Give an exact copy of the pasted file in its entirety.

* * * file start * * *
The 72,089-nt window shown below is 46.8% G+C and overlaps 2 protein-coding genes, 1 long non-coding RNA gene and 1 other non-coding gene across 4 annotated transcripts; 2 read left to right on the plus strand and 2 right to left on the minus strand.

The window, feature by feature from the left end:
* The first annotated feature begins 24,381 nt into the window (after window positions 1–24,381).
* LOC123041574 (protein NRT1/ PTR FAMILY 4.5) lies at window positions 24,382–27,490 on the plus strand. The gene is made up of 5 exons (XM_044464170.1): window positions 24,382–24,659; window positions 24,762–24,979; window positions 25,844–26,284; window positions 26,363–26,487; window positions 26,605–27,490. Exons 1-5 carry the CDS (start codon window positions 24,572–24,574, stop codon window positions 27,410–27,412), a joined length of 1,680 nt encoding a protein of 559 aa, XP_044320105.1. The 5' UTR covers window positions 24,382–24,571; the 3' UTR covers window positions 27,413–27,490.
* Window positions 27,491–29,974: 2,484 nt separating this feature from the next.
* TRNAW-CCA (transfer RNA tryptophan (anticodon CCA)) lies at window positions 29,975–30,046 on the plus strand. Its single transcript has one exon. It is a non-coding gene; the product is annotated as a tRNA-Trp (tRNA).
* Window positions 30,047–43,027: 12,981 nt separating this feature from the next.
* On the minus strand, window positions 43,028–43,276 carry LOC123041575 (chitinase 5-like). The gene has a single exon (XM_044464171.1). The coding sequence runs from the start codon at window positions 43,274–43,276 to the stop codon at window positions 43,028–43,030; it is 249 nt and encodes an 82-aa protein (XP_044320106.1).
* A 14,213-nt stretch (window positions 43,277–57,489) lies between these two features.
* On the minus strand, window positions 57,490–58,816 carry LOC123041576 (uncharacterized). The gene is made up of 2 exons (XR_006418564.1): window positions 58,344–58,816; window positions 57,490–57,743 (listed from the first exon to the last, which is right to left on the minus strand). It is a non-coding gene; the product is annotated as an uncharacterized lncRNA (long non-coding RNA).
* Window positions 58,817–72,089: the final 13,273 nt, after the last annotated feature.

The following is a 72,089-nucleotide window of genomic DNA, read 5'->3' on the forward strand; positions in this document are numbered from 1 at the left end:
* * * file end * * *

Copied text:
The 72,089-nt window shown below is 46.8% G+C and overlaps 2 protein-coding genes, 1 long non-coding RNA gene and 1 other non-coding gene across 4 annotated transcripts; 2 read left to right on the plus strand and 2 right to left on the minus strand.

The window, feature by feature from the left end:
* The first annotated feature begins 24,381 nt into the window (after window positions 1–24,381).
* LOC123041574 (protein NRT1/ PTR FAMILY 4.5) lies at window positions 24,382–27,490 on the plus strand. The gene is made up of 5 exons (XM_044464170.1): window positions 24,382–24,659; window positions 24,762–24,979; window positions 25,844–26,284; window positions 26,363–26,487; window positions 26,605–27,490. Exons 1-5 carry the CDS (start codon window positions 24,572–24,574, stop codon window positions 27,410–27,412), a joined length of 1,680 nt encoding a protein of 559 aa, XP_044320105.1. The 5' UTR covers window positions 24,382–24,571; the 3' UTR covers window positions 27,413–27,490.
* Window positions 27,491–29,974: 2,484 nt separating this feature from the next.
* TRNAW-CCA (transfer RNA tryptophan (anticodon CCA)) lies at window positions 29,975–30,046 on the plus strand. Its single transcript has one exon. It is a non-coding gene; the product is annotated as a tRNA-Trp (tRNA).
* Window positions 30,047–43,027: 12,981 nt separating this feature from the next.
* On the minus strand, window positions 43,028–43,276 carry LOC123041575 (chitinase 5-like). The gene has a single exon (XM_044464171.1). The coding sequence runs from the start codon at window positions 43,274–43,276 to the stop codon at window positions 43,028–43,030; it is 249 nt and encodes an 82-aa protein (XP_044320106.1).
* A 14,213-nt stretch (window positions 43,277–57,489) lies between these two features.
* On the minus strand, window positions 57,490–58,816 carry LOC123041576 (uncharacterized). The gene is made up of 2 exons (XR_006418564.1): window positions 58,344–58,816; window positions 57,490–57,743 (listed from the first exon to the last, which is right to left on the minus strand). It is a non-coding gene; the product is annotated as an uncharacterized lncRNA (long non-coding RNA).
* Window positions 58,817–72,089: the final 13,273 nt, after the last annotated feature.

The following is a 72,089-nucleotide window of genomic DNA, read 5'->3' on the forward strand; positions in this document are numbered from 1 at the left end: